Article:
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Jan 21 - Feb 5, 2012


For two weeks in the winter of 2012, Germander was stationed in a converted shipping container on the Town Quay at Queenborough, Isle of Sheppey, Kent, using it as the base for a local ship-spotting and boat-noting project.


Germander and participants collected sightings of vessels of all scales and purposes - from tenders, yachts and rowing gigs to fishing boats, dredgers, tankers, bulk carriers and container ships, all either in Queenborough Creek or visible in, or from, the Harbour.  


These sightings were recorded on a chart covering one whole wall, which was updated daily with the vessels' subsequent movements, using marine tracking websites to follow their local, national and international journeys. A cumulative picture was created of the fascinating activity and links from this deceptively quiet harbour.

Me at door of Room 2

Local people and visitors helped to report vessel sightings, track vessel movements, brought maps and documents, and contributed lots of fascinating information about local boats, industries and place names and the activity of the Creek and Harbour.


The information collected in this project was used by Germander to create a word piece highlighting the innate poetry of the Harbour and how the shipping seen from here spreads out to connect with the rest of the world.  


-  Click here to read the final piece


-  Click here to hear an interview and reading of the piece on BR FM's Arts Show


-  Click here to see photos from the project


-  Click here to see photos from the final event on ROOM's blog


-  Click here for photos of quirky and scenic Queenborough


-  And scroll further down this page to read about our findings from the shiptracking


This project was funded and supported by Art at the Centre, Swale Borough Council, and used ROOM, the mobile art space created from a shipping container.  ROOM travelled around to different sites in Swale, hosting projects by different artists.  

So, what happened to all those ships?

We followed dozens of commercial vessels during the project and beyond - for up to a month, to allow time for them to reach their further destinations. The above map, updated during the project, shows how all the ships' journeys had spread out around the world within just a few weeks of having been seen from Queenborough.  The following is what we discovered happened to the different types of ships we tracked:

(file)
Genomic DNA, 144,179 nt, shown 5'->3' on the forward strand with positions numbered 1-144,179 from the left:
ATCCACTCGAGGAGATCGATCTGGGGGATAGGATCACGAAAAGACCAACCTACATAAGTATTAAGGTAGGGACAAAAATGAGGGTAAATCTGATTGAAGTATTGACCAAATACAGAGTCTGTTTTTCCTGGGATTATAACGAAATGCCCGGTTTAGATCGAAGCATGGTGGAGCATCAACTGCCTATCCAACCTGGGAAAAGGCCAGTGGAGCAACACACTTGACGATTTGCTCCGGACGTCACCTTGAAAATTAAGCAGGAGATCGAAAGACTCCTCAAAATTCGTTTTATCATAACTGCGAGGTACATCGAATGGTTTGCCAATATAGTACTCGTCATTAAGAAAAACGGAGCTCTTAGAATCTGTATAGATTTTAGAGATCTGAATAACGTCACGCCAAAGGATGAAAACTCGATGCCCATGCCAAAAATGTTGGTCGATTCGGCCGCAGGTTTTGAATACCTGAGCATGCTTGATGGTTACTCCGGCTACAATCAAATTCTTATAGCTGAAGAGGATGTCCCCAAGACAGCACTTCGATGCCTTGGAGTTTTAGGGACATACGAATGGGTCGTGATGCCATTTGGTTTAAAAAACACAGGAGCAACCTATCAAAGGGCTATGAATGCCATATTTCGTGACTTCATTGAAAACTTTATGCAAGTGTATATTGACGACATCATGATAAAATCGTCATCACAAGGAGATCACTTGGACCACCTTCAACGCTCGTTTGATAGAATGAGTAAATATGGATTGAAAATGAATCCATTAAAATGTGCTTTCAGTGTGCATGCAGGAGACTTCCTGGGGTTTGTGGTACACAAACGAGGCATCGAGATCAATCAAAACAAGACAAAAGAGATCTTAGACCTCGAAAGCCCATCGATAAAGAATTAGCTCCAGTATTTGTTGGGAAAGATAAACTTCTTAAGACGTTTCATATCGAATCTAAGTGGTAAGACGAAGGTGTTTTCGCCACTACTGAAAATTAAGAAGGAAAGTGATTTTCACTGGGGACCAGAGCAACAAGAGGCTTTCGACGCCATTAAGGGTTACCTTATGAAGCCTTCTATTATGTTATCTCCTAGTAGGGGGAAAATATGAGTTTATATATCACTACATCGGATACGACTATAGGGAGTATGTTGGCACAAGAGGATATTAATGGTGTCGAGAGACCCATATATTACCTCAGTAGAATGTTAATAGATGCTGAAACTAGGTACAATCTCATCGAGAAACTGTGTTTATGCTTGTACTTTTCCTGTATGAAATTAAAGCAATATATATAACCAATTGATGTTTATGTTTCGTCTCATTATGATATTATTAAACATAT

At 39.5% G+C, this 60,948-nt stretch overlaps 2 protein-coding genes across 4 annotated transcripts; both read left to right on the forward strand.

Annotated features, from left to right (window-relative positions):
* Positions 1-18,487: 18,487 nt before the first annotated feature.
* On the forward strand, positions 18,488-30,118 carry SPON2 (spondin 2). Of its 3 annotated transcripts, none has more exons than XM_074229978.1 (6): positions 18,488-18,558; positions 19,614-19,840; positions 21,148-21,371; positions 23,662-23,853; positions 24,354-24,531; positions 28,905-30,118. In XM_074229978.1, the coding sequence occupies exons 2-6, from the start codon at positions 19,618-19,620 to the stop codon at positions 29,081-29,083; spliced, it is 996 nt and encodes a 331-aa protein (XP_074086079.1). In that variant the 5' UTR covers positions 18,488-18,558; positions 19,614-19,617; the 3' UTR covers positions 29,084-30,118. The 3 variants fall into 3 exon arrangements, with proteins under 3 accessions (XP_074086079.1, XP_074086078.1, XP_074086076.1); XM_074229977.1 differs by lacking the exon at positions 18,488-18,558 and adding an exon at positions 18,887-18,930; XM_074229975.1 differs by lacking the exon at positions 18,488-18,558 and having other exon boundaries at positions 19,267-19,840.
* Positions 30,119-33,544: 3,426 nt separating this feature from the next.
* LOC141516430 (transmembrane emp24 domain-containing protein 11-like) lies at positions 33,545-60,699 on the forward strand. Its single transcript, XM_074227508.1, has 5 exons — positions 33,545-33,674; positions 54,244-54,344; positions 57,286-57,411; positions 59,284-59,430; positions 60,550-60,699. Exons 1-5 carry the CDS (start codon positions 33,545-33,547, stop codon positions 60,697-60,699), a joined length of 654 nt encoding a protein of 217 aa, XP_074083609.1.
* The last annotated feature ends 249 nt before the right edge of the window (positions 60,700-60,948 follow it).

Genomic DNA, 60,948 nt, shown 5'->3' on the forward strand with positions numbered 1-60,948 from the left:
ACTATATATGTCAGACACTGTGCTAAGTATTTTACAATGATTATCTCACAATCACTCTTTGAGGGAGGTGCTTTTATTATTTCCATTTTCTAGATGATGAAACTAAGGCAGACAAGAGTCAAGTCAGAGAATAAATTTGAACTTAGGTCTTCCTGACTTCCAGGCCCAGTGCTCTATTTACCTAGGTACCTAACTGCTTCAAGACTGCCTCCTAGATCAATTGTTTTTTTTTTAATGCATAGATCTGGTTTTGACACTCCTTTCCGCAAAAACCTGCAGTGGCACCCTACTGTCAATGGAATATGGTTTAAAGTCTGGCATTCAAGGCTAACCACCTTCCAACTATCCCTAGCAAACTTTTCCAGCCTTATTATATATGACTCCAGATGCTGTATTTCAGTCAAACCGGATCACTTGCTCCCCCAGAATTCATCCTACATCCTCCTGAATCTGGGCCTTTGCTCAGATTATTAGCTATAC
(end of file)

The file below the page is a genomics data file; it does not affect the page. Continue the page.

The Liquefied Natural Gas tankers:

We saw two liquefied natural gas tankers at the Isle of Grain LNG terminal over the fortnight, followed them as far as the Suez Canal, and later found them back again -  in the Persian Gulf, docking at the United Arab Emirates and Qatar.


The Container ships seen at Thamesport:

One of them went to West Africa; three of them crossed the Atlantic and stopped at Veracruz in Mexico and ports in the south-eastern USA such as Houston, Charleston, Miami, New Orleans etc ; about six of them went through the Suez Canal and not all were found back - however one was later seen stopping at Sri Lanka, and three others were re-located when at ports in the Far East - Singapore, Taiwan and Hong Kong.


Aviation Fuel Tanker at Grain Jetty:

This tanker, which delivered aircraft fuel (which gets conveyed by pipelines to airports), was seen to go directly to Ventspils, Latvia.


Car-Carriers at Sheerness Car Export Terminal:

Most of these large ro-ro vessels carry second-hand cars which have been bought in the UK and Western Europe for export to the Third World - in particular Africa, and are exported by individuals for their own use or re-sale there.  Of the three car-carriers we followed, two of them went to Africa, stopping at Madagascar, Tanzania, Ghana, etc.  The other one made stops at Sweden, Estonia, Finland, and St Petersburg, making this same journey twice over a few weeks.


Bulk carriers at Ridham Dock and Grovehurst Jetty:

Pleasingly, the most interesting and varied journeys were actually made by the smaller bulk carriers that come directly past Queenborough as they go up the Swale to Ridham Dock and Grovehurst Jetty.  Because they are smaller and tend to carry one sort of cargo at a time, they travel into lochs, fjords, rivers, ship canals, and small local wharves,  and because these places often deal with only one product, e.g. gravel, paper pulp, steel recycling, etc, you can often work out what they’re carrying.  And while the container ships have long-term scheduled journeys, you can never tell where these smaller bulk carriers are going next.  Their main destinations were the Northern European ports (Belguim, the Netherlands and Germany), Scandinavia, Scotland, Spain and Portugal, but their stops were as varied as Teignmouth, Kings Lynn, Barking Creek, Swansea, the Western Highlands and Casablanca.

Shiptracking map
Ever Smart seen leaving from Sheerness seafront

Above: the Ever Smart, originally spotted at Thamesport, is here seen heading into the North Sea from Sheerness seafront, later to call at Piraeus, Greece, before passing through the Suez Canal and crossing the Indian Ocean and travelling via the South China Sea to return to Taiwan.   Photo: Germander Speedwell

Al Aamriya

Above: the Al Aamriya, one of the liquefied natural gas tankers seen unloading at the Grain LNG terminal; we later tracked it to the Persian Gulf and saw it docking at Qatar.   Photo: Phil Hogg

Sheerness newspaper article on Shipping News

Above: article in Sheerness Times Guardian, Feb 29 2012

Germander Speedwell 

The Shipping News Room

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